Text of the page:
Child Psychiatry & Human Development
College of Humanities and Fine Arts
Parenting by lying is a phenomenon in which parents lie to their children, usually for a positive goal, and has been the subject of new parenting research. This study tested the associations between parenting by lying in childhood, lying to parents in young adulthood, and parent–child relationship quality. Secondly, we examined the mechanisms through which these constructs were all related to internalizing behaviors in young adulthood, specifically—stress, anxiety and depressive symptoms. Young adult participants between the ages of 18 and 24 (N = 206) responded to questions about parenting strategies experienced in childhood, their current adult functioning, lying to parents, and parent–child relationship quality. Results indicate that parenting by lying in childhood was significantly associated with lower quality relationships with parents during young adulthood. Additionally, we found that double mediation models (lying to parents and quality of parent–child relationships) were best fitting the data in explaining the exploratory mechanisms (indirect pathways) through which parenting by lying was associated with internalizing behaviors (stress responses, anxiety, and depressive symptoms) in young adulthood. Based on all the findings, a review of parenting by lying in childhood as a common parenting strategy, and further research is highly encouraged. Other implications are discussed.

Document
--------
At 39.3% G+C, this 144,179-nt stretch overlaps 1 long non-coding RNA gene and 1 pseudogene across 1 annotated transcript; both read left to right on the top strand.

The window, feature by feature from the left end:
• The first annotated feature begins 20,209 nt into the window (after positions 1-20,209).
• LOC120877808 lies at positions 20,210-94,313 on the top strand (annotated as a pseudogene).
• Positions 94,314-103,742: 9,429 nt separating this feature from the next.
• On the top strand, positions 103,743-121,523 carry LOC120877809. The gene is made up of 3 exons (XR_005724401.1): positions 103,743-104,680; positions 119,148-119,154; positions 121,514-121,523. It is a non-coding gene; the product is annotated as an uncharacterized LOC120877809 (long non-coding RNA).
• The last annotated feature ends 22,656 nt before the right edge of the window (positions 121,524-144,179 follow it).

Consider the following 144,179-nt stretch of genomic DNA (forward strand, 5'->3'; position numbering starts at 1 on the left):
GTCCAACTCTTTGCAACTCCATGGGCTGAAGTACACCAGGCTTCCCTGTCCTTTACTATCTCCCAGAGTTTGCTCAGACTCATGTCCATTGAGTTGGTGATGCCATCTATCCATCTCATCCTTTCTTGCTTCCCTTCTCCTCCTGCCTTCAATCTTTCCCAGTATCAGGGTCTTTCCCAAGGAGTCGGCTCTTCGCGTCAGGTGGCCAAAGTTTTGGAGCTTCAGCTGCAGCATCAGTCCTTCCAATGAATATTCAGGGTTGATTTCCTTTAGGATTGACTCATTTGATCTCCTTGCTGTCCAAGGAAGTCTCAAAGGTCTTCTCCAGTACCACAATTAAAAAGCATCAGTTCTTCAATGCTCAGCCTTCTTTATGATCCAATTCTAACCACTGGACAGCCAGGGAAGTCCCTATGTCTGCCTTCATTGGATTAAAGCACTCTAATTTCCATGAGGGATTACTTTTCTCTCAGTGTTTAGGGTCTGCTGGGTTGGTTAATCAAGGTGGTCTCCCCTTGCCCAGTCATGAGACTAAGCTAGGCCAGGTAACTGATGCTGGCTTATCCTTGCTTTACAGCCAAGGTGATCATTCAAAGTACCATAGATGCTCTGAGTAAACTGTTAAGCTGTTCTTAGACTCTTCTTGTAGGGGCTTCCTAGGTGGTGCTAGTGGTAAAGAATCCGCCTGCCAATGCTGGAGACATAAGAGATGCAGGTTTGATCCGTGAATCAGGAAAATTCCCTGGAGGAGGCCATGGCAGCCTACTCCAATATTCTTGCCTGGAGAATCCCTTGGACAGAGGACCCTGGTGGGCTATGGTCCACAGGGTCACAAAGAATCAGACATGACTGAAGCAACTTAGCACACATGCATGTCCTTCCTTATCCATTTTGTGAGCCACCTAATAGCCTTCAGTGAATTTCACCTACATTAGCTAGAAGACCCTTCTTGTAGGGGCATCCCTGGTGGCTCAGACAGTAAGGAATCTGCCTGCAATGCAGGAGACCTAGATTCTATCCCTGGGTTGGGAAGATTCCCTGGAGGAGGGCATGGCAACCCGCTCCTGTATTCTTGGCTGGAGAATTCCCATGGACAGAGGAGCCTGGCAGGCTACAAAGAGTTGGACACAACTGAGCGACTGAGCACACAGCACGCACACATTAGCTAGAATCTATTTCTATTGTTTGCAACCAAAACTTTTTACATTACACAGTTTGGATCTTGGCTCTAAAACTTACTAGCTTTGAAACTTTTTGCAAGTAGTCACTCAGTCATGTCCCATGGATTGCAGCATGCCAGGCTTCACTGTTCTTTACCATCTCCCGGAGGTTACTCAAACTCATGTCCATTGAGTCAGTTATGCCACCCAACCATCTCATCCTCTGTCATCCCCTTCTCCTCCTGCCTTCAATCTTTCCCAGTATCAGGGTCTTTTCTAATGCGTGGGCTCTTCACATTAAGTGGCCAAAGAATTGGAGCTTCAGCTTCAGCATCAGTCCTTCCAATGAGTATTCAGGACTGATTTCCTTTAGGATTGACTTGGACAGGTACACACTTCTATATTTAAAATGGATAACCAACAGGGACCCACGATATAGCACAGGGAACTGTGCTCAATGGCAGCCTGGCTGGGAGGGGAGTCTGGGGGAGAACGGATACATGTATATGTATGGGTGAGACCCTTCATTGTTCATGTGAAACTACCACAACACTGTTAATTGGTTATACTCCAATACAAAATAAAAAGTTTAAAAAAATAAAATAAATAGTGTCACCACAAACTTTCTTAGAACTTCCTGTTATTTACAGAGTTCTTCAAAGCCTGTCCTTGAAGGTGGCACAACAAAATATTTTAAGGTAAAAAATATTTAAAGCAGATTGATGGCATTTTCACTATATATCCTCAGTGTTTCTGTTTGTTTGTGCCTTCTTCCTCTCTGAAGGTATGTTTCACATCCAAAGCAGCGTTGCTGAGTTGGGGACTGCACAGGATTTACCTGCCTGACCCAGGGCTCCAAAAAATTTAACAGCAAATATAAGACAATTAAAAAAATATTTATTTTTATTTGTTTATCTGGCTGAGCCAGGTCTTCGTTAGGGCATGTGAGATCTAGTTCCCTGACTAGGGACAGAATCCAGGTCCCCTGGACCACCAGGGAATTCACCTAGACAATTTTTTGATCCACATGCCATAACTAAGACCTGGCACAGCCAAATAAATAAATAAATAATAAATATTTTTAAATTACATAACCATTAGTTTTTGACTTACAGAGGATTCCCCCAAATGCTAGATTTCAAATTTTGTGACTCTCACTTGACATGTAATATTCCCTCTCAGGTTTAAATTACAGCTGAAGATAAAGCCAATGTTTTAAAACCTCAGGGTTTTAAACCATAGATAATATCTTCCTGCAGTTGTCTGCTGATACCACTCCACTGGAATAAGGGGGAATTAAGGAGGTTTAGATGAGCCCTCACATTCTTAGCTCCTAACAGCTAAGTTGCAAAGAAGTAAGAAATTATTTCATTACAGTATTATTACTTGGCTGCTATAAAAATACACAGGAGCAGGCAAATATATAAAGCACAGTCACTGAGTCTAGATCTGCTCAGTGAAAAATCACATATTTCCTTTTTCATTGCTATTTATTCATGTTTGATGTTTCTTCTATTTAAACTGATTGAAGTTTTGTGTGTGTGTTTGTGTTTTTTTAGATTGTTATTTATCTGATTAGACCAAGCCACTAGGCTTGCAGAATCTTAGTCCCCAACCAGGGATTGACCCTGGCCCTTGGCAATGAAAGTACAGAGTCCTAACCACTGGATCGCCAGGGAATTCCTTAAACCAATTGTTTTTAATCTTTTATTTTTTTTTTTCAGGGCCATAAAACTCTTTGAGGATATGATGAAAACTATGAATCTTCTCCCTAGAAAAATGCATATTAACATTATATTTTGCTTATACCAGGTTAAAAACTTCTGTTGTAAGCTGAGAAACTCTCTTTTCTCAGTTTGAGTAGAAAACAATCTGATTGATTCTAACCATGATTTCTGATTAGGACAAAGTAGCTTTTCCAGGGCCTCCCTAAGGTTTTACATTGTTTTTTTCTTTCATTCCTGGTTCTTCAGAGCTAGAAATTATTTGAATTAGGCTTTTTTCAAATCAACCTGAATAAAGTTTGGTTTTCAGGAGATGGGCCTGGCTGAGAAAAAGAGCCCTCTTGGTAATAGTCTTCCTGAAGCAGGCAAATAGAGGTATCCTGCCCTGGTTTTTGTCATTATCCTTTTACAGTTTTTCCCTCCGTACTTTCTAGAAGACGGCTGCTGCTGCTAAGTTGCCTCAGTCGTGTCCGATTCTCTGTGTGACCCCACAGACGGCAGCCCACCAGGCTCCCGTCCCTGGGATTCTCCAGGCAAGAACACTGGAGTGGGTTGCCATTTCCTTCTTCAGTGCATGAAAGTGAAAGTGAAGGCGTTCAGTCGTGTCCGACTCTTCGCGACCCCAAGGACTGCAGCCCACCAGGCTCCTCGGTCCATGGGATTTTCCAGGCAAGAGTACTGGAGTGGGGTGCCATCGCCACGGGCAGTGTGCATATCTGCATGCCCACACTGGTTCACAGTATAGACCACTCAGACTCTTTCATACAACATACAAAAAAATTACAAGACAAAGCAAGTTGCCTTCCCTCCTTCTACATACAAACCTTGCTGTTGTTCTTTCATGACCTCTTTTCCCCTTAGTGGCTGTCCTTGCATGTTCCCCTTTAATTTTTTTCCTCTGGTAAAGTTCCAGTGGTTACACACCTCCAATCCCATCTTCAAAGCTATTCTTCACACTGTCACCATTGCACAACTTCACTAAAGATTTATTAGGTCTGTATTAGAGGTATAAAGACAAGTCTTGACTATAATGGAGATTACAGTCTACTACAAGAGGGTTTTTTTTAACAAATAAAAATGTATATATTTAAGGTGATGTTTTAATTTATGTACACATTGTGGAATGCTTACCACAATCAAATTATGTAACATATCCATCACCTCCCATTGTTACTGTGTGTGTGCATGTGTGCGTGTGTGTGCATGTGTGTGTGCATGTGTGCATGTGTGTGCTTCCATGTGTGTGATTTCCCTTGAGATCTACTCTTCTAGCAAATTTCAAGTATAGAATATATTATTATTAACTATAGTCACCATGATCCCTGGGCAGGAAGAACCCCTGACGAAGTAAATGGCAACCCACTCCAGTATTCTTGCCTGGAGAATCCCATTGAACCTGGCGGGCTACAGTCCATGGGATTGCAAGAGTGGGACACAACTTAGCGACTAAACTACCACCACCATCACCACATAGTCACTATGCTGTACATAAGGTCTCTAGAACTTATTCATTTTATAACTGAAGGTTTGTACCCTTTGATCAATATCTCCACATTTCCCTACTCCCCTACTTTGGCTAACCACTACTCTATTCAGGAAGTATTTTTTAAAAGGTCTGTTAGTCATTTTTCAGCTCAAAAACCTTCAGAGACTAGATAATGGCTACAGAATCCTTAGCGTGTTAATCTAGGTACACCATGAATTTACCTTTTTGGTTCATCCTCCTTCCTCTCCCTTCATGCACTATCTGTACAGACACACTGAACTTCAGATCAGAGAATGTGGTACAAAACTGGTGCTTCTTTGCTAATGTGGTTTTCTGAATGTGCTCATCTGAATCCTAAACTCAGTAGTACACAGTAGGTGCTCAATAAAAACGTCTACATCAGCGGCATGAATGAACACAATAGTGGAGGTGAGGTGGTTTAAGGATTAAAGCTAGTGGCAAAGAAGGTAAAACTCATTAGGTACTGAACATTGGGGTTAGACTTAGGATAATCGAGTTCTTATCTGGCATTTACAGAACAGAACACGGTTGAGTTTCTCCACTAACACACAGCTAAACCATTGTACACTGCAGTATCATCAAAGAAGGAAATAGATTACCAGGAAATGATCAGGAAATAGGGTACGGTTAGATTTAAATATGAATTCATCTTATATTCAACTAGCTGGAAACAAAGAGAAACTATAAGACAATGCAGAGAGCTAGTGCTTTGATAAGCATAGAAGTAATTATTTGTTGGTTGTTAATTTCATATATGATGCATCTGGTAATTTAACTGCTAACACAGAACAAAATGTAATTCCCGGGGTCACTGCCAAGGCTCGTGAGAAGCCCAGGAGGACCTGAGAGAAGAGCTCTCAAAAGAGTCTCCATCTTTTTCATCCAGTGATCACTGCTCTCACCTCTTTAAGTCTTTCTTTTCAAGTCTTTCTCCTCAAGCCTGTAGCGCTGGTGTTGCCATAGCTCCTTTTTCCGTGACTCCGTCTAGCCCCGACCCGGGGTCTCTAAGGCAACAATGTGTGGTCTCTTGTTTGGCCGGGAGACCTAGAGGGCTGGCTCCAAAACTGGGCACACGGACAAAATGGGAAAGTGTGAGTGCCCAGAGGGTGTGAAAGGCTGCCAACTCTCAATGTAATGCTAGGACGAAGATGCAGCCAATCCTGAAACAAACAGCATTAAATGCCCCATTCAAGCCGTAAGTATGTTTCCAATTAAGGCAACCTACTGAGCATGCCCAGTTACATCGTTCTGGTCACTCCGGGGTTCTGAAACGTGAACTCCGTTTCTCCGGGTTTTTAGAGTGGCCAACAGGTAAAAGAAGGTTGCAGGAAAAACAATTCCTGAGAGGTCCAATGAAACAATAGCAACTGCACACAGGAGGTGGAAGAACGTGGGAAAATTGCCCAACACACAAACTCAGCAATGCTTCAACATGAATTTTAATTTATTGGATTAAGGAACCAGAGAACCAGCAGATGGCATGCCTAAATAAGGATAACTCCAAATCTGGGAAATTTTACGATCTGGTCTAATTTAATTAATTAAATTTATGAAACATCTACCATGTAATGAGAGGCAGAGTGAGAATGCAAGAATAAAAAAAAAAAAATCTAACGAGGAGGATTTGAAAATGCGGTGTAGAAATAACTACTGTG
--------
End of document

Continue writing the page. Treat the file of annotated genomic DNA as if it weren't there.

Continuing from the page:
Dodd, B., & Malm, E. K. (2021). Effects of Parenting by Lying in Childhood on Adult Lying, Internalizing Behaviors, and Relationship Quality. Child Psychiatry & Human Development, 1-8.